Analyst Opinion – With Google coming to market, the OS environment is very similar to what it was in the late 80s with Microsoft in IBM’s position, Apple in Apple’s, and Google in Microsoft’s. Windows 7 is the best operating system that Microsoft has created since Windows 95, but it breaks the same model that Windows 95 did – and Windows 95 began the cycle that effectively eliminated much of Microsoft’s market control. In the end, the next three years will be one for the history books. Those who lose will go down in infamy for their failures.
This battle is for all the marbles and it is particularly interesting that Apple may actually depend on Microsoft’s success, because Google plans on taking both out.
Bill Gates is credited with making that one critical decision that turned Microsoft into the power it became and made him the richest man in the world. He gave away the OS at cost to IBM while retaining the rights. (Clicking on the link will showcase what happened to the guy who actually wrote the OS).
Until then, operating systems were largely provided by hardware manufactures and could never reach the level of dominance needed to control a market and the resulting eco system. By ultimately giving the software to IBM initially (while retaining critical rights) and later selling it very cheaply, Gates took control of a market and made money off of the products like Microsoft Office that were built on top of it.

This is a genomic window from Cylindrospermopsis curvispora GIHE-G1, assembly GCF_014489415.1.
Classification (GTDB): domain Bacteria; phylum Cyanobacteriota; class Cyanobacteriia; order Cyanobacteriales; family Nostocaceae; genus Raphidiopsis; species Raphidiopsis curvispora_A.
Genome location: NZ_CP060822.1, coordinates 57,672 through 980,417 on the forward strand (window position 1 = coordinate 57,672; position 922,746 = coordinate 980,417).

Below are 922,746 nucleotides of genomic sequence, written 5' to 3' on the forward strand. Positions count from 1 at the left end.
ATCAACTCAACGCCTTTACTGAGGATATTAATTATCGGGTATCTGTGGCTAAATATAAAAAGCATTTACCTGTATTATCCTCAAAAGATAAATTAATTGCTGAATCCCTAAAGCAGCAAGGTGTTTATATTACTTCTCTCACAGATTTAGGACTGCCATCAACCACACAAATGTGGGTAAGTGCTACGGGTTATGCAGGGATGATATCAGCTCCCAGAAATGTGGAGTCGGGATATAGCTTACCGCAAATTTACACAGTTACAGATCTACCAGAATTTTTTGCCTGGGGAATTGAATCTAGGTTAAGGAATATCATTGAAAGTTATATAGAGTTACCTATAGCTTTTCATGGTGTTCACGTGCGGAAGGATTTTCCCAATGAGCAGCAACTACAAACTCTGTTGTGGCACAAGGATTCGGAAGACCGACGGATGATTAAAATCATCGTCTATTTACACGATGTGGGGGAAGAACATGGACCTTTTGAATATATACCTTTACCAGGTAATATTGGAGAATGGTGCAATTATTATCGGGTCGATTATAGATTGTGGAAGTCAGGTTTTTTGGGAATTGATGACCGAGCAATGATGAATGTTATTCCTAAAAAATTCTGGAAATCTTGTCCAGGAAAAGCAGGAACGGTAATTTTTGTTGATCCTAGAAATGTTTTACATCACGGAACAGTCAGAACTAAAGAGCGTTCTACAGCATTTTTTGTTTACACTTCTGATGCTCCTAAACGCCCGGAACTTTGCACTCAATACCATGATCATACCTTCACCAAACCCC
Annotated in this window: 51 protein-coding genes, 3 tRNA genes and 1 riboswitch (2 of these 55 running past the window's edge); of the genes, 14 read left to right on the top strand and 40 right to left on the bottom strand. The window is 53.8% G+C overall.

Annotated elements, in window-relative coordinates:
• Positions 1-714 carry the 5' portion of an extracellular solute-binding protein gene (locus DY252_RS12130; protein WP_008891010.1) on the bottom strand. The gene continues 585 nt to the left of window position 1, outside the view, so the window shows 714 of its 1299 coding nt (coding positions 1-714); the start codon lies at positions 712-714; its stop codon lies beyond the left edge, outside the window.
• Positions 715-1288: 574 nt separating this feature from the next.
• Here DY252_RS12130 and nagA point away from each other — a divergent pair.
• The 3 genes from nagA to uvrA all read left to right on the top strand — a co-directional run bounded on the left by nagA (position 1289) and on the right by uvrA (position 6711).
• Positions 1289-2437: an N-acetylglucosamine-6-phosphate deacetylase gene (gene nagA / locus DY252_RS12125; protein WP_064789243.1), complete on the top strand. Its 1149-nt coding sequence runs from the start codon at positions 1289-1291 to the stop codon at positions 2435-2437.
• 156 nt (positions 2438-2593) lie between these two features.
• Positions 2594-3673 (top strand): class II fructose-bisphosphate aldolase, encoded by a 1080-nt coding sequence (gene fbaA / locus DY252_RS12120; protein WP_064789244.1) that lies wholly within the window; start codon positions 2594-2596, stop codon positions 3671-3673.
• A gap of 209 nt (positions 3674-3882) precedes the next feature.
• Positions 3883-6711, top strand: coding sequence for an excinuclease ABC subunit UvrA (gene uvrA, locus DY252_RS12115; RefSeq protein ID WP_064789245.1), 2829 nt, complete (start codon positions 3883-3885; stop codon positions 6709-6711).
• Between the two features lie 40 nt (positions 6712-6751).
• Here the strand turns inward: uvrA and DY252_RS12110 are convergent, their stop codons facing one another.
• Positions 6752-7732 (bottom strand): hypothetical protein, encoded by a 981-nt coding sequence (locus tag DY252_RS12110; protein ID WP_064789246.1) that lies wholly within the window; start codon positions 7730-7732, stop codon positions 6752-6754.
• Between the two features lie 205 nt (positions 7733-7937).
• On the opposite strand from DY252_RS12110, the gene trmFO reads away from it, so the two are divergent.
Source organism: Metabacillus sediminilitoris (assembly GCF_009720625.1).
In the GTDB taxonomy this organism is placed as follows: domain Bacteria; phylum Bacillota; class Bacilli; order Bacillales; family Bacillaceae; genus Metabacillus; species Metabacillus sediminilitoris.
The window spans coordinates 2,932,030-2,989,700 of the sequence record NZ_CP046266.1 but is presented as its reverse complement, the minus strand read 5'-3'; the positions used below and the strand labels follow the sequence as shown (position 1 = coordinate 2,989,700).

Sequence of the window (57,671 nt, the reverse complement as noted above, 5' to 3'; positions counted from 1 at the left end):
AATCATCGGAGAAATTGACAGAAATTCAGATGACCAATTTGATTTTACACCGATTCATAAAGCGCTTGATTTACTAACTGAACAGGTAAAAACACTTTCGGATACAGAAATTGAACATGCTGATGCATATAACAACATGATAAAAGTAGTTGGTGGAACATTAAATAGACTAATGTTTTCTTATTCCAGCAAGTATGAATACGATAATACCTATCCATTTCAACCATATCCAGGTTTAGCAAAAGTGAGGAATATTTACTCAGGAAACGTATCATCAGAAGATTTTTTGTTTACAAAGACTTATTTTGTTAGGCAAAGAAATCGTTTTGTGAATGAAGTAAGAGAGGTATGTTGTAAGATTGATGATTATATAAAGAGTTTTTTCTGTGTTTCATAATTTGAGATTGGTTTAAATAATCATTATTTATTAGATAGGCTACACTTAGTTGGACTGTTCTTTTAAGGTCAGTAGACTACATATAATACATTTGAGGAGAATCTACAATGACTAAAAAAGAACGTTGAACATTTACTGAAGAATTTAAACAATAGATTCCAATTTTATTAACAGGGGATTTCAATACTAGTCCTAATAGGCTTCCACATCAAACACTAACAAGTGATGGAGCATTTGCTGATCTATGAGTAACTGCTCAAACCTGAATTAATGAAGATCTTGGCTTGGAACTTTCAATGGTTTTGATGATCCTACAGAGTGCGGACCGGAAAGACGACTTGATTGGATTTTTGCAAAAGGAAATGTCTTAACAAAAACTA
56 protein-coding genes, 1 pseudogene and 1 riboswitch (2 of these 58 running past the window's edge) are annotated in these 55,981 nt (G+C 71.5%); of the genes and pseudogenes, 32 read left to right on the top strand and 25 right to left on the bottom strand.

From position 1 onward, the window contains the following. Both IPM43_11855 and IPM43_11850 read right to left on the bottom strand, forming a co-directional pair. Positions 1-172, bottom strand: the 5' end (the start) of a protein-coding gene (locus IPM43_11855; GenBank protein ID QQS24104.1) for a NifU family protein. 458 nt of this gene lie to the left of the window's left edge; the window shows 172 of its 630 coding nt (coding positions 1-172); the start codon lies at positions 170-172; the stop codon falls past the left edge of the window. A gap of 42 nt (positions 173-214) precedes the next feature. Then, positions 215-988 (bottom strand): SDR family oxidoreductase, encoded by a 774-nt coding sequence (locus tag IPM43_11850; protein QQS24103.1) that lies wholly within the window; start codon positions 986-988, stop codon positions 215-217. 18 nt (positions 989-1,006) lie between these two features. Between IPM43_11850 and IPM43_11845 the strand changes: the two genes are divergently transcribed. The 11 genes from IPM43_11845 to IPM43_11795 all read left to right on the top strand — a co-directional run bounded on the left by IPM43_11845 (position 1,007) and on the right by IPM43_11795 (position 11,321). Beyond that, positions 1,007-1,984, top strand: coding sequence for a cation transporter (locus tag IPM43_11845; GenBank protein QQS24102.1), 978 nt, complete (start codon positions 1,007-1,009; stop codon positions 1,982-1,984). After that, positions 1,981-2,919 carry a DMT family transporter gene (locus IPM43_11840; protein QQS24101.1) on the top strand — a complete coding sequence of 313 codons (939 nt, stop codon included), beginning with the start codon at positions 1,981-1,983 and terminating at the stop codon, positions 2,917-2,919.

In effect, hardware vendors outsourced the operating system to Microsoft who had given them a product that allowed them to compete with each other on hardware prowess (which is what they did best anyway). An empire was born on one simple OS lesson: Keep it cheap, keep it simple, control the OEMs and own and profit from the applications.
Breaking the model
Once dominant, and this appears to be a repetitive and common mistake, there was an increasing need to grow the revenue from the OS. Windows 95 was created, doubling the price at a time when hardware cost had dropped by around a third and it started to feel more like a bundle of applications than just an OS, containing the UI, which had previously been a spate addition, media playing capability, several games, basic editors, disk utilities and a browser. Still, there was only one version, it was still relatively cheap (under $100 on top of $2000+ hardware) and, while weakened, it seemed bulletproof.